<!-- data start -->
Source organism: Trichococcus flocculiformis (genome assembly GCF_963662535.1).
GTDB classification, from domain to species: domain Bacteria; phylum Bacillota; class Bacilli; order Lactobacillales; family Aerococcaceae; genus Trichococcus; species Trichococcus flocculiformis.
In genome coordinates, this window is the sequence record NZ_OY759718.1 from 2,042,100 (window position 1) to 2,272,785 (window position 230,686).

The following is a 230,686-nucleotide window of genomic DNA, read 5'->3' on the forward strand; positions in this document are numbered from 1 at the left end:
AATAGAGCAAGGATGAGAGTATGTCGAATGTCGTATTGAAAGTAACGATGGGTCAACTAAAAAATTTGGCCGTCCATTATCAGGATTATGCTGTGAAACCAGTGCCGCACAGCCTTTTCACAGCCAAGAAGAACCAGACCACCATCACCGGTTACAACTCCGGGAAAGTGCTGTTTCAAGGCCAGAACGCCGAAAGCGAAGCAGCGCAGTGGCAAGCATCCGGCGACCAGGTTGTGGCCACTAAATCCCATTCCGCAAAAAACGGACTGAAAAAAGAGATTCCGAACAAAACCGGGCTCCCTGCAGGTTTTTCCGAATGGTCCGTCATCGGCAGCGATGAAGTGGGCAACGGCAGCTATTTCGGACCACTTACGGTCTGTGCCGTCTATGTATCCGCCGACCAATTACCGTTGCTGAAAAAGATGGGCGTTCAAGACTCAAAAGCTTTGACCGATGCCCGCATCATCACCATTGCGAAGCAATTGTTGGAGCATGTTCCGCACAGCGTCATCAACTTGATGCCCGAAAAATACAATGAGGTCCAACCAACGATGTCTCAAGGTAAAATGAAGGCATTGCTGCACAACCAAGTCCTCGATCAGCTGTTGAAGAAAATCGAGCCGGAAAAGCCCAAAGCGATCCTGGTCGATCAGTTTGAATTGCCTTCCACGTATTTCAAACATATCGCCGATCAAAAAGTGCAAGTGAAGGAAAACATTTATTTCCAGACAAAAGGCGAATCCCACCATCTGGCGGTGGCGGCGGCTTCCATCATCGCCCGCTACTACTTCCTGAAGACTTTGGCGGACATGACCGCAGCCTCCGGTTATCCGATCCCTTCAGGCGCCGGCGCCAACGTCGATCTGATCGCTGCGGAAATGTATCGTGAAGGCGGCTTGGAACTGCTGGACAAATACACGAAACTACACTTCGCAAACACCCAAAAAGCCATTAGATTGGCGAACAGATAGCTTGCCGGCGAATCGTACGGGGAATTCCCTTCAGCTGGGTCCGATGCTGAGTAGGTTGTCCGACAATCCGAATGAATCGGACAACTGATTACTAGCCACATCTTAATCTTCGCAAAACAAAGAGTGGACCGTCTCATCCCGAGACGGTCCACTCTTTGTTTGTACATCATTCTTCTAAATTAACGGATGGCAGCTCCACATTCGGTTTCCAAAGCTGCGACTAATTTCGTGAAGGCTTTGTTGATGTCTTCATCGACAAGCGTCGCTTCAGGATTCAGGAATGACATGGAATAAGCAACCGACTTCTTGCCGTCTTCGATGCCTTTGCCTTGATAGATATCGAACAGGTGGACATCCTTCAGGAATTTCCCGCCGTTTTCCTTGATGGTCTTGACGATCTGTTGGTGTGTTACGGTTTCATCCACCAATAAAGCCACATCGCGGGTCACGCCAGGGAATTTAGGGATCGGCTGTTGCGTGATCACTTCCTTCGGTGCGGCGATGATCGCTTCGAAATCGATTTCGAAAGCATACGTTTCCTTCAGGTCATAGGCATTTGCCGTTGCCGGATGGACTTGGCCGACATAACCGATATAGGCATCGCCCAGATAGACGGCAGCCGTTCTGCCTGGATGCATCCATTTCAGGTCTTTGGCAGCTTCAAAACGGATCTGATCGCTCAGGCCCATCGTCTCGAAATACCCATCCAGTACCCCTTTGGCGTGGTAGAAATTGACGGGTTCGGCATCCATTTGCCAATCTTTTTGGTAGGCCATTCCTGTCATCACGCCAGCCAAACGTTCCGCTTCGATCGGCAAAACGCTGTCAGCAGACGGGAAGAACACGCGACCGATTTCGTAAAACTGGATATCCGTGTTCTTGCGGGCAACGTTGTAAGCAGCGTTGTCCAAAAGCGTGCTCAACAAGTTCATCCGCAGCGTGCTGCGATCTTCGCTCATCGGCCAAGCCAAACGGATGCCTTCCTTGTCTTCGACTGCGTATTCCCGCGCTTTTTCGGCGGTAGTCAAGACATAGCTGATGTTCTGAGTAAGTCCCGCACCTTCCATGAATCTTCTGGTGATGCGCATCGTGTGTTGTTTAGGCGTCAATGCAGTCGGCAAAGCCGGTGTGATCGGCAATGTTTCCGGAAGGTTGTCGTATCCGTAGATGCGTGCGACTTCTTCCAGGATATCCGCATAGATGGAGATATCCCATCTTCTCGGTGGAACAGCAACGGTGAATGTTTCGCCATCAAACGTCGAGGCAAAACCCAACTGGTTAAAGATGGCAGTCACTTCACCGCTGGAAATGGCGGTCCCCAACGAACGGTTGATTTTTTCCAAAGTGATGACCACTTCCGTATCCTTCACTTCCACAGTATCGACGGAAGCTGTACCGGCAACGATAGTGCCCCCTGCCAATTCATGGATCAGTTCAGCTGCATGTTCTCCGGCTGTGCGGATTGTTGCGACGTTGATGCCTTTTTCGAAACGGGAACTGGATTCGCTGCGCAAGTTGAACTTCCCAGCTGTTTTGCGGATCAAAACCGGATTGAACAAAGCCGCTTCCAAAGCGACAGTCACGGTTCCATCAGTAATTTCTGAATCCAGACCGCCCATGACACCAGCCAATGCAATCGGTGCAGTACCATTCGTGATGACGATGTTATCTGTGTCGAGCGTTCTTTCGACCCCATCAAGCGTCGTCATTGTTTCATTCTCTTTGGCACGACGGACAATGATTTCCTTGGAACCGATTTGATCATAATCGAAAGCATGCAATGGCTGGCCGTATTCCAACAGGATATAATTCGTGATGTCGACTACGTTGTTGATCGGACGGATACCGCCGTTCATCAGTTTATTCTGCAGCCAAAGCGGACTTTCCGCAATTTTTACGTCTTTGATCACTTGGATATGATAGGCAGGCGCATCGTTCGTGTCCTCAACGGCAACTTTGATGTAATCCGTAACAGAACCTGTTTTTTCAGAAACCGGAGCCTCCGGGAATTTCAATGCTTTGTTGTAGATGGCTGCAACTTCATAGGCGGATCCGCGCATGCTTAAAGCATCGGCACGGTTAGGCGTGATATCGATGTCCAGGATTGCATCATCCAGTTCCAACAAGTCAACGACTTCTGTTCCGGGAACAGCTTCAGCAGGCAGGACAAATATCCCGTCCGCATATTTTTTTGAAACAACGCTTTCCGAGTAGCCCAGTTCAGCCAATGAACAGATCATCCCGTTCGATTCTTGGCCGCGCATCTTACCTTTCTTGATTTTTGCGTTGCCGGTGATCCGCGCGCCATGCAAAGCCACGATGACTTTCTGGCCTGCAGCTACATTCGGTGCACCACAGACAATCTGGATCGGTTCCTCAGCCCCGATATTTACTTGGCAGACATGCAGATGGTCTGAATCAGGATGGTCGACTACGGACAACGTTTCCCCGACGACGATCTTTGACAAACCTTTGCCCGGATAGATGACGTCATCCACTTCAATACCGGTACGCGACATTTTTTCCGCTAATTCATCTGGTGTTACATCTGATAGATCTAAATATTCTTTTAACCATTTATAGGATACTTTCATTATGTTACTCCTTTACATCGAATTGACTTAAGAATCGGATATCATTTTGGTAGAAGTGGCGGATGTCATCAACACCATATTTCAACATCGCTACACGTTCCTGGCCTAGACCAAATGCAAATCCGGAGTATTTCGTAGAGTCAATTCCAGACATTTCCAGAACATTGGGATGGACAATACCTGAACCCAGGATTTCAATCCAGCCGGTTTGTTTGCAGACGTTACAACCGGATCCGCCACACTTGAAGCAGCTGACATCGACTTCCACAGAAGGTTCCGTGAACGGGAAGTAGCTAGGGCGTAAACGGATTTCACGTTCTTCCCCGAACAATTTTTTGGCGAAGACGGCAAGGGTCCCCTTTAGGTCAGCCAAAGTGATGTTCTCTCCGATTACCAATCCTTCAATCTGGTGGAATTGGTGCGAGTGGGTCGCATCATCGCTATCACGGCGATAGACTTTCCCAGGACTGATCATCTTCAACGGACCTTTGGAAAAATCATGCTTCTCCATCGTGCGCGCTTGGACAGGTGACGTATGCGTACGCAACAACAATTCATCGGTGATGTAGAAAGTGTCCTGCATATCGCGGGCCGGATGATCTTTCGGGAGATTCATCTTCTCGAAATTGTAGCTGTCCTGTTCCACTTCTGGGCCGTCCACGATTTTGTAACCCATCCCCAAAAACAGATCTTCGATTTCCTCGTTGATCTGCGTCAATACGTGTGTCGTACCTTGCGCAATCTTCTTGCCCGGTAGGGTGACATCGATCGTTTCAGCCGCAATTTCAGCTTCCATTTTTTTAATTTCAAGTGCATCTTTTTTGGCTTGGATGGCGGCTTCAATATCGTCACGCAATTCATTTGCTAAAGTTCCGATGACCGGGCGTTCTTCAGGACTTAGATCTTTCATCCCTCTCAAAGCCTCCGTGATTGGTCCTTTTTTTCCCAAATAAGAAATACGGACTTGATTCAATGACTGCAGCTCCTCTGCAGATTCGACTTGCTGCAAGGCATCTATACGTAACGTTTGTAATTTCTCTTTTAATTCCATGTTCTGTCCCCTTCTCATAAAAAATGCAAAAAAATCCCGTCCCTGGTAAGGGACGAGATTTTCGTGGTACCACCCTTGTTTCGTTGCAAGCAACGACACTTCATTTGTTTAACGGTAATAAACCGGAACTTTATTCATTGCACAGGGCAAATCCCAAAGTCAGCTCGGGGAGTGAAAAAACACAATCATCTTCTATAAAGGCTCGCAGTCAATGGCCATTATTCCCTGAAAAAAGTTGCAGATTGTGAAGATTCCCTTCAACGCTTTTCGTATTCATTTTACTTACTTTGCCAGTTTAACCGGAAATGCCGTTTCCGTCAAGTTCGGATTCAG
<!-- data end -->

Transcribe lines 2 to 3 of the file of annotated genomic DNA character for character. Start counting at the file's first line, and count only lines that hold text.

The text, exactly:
GTDB classification, from domain to species: domain Bacteria; phylum Bacillota; class Bacilli; order Lactobacillales; family Aerococcaceae; genus Trichococcus; species Trichococcus flocculiformis.
In genome coordinates, this window is the sequence record NZ_OY759718.1 from 2,042,100 (window position 1) to 2,272,785 (window position 230,686).